And yet wouldst wrongly win: thou 'dst have, great

Glamis,

That which cries, "Thus thou must do, if thou have it :

And that which rather thou dost fear to do,

Than wishest should be undone." Hie thee hither,
That I may pour my spirits in thine ear;
And chastise with the valour of my tongue
All that impedes thee from the golden round,
Which fate and metaphysical' aid doth seem
To have thee crowned withal.

The raven himself is hoarse
That croaks the fatal entrance of Duncan
Under my battlements. Come, you spirits
That tend on mortal thoughts, unsex me here;
And fill me, from the crown to the toe, top-full
Of direst cruelty! make thick my blood,
Stop up the access and passage to remorse;
That no compunctious visitings of nature
Shake my fell purpose, nor keep peace between
The effect, and it !2 Come to my woman's breasts,

1 Supernatural.

2 "If fear, compassion, or any other compunctious visitings, stand between a cruel purpose and its realisation, they may be said to keep peace between them, as one who interferes between a violent man and the object of his wrath keeps peace."-CHARLES KNIGHT.

And take my milk for gall, you murdering ministers,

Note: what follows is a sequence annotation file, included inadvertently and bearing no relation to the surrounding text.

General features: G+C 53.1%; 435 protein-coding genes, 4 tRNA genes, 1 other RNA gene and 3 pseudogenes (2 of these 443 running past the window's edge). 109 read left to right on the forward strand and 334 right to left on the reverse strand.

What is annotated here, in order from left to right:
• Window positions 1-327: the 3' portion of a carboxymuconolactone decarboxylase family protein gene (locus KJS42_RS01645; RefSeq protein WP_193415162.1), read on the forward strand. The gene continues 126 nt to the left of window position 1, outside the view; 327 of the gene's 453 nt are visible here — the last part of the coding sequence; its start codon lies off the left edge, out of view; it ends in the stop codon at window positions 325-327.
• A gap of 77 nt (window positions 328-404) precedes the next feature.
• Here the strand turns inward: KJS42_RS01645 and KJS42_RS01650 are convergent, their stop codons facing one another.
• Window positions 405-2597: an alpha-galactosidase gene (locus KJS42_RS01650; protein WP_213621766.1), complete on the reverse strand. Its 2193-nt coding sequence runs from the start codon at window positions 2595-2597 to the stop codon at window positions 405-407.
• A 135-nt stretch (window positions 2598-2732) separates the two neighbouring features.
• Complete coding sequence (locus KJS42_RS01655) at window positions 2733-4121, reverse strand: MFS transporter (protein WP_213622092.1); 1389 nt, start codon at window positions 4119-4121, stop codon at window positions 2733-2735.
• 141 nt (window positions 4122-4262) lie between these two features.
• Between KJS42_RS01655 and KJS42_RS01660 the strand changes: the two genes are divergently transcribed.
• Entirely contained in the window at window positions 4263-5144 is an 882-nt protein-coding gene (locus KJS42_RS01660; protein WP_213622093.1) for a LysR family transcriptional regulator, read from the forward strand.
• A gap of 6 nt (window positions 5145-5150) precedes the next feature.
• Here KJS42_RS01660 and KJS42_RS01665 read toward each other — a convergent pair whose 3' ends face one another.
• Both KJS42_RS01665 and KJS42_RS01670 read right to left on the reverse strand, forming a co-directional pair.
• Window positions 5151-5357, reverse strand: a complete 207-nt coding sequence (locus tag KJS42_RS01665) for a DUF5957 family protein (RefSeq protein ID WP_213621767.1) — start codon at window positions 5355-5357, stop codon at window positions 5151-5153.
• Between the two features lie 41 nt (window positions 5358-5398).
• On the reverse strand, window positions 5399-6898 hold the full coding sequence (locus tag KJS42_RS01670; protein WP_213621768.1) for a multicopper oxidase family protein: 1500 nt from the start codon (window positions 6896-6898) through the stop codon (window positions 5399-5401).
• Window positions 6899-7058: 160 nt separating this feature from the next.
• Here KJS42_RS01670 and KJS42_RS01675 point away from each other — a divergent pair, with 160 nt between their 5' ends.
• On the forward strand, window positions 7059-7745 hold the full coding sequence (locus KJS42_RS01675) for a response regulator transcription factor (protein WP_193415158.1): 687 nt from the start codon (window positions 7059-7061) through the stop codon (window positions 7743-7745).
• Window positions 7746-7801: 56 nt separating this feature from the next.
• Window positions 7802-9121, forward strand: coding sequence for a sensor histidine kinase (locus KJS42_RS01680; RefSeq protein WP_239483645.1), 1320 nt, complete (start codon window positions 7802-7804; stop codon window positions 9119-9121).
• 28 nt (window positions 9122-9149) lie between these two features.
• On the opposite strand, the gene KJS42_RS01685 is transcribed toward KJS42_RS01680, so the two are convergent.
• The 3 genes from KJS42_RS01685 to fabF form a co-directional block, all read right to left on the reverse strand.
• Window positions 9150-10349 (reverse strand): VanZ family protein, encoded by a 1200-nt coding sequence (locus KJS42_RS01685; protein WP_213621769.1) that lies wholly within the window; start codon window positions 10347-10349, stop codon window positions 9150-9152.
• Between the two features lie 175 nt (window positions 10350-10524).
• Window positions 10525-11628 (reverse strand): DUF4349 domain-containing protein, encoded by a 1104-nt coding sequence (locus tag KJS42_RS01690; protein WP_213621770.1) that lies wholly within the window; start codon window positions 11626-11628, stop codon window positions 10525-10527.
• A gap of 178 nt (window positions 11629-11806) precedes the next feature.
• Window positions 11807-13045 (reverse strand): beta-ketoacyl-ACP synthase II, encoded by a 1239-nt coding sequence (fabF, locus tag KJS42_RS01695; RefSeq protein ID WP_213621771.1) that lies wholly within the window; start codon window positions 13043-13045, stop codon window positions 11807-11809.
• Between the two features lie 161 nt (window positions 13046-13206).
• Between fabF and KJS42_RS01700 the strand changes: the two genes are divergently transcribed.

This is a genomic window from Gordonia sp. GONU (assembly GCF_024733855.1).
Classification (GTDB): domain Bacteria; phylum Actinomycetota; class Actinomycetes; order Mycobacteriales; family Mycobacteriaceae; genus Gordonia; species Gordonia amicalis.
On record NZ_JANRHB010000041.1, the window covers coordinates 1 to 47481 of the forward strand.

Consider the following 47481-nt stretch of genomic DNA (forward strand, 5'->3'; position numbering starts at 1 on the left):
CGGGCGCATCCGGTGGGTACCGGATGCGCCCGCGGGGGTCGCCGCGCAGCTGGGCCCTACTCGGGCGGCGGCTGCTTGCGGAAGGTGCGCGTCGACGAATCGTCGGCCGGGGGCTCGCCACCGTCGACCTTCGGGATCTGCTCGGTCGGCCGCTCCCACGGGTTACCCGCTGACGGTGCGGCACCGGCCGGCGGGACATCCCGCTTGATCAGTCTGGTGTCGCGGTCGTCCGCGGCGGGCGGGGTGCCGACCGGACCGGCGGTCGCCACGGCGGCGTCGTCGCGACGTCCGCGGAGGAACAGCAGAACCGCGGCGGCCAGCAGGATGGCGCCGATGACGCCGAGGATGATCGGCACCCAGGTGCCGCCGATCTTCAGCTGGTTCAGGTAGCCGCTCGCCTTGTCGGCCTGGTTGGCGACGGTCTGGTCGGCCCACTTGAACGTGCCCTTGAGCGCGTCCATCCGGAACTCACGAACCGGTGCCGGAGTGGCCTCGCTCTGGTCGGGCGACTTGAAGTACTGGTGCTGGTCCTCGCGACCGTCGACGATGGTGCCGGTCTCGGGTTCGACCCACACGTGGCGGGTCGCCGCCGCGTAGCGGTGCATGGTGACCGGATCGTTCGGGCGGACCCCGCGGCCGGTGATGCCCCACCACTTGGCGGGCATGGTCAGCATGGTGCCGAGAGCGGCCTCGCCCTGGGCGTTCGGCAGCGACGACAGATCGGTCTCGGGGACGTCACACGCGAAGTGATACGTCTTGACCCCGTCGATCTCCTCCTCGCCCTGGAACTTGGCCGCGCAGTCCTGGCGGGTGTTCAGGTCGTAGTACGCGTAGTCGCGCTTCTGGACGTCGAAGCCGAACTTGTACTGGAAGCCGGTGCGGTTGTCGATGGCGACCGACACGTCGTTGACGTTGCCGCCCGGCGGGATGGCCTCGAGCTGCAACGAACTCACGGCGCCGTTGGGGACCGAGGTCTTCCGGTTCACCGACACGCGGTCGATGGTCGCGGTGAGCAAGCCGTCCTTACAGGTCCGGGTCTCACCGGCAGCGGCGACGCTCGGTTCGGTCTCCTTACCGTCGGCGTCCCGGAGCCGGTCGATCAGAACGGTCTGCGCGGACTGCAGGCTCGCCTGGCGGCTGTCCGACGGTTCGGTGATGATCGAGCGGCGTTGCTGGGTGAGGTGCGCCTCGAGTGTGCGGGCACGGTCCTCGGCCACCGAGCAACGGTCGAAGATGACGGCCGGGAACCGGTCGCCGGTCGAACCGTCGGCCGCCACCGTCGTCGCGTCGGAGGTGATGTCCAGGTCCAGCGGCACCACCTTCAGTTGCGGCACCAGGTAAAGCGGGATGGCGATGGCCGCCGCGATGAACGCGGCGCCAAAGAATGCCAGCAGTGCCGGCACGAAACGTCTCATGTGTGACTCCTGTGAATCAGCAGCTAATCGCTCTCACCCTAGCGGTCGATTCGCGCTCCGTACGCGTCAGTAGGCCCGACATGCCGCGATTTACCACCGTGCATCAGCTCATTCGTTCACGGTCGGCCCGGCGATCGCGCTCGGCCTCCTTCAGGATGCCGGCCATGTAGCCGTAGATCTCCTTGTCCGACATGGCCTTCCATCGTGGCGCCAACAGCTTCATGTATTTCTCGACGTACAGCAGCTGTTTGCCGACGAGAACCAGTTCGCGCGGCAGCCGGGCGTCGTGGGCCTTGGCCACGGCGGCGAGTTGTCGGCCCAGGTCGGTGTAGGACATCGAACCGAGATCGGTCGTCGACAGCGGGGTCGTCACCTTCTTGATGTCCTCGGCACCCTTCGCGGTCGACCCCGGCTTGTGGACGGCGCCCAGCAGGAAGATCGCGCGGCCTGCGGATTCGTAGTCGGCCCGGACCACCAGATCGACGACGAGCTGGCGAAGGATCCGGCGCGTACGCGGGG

Wherever in your sightless substances

You wait on nature's mischief! Come, thick night,
And pall thee in the dunnest smoke of hell!
That my keen knife see not the wound it makes ;
Nor heaven peep through the blanket of the dark,
To cry, "Hold, hold!"

MACBETH'S SOLILOQUY ON THE MURDER OF DUNCAN.

Macbeth.

If it were done, when 'tis done, then 'twere well
It were done quickly. If the assassination
Could trammel up the consequence, and catch,
With his surcease, success; that but this blow
Might be the be-all and the end-all here,
But here, upon this bank and shoal' of time,
We'd jump the life to come.

But in these cases,

that we but teach

We still have judgment here;
Bloody instructions, which, being taught, return
To plague the inventor. This even-handed justice
Commends the ingredients of our poisoned chalice
To our own lips. He's here in double trust:
First, as I am his kinsman and his subject,
Strong both against the deed: then, as his host,
Who should against his murderer shut the door,
Not bear the knife myself. Besides, this Duncan
Hath borne his faculties so meek-hath been
So clear in his great office, that his virtues
Will plead like angels, trumpet-tongued, against
The deep damnation of his taking-off:

And pity, like a naked new-born babe,

1 The shallow ford of life.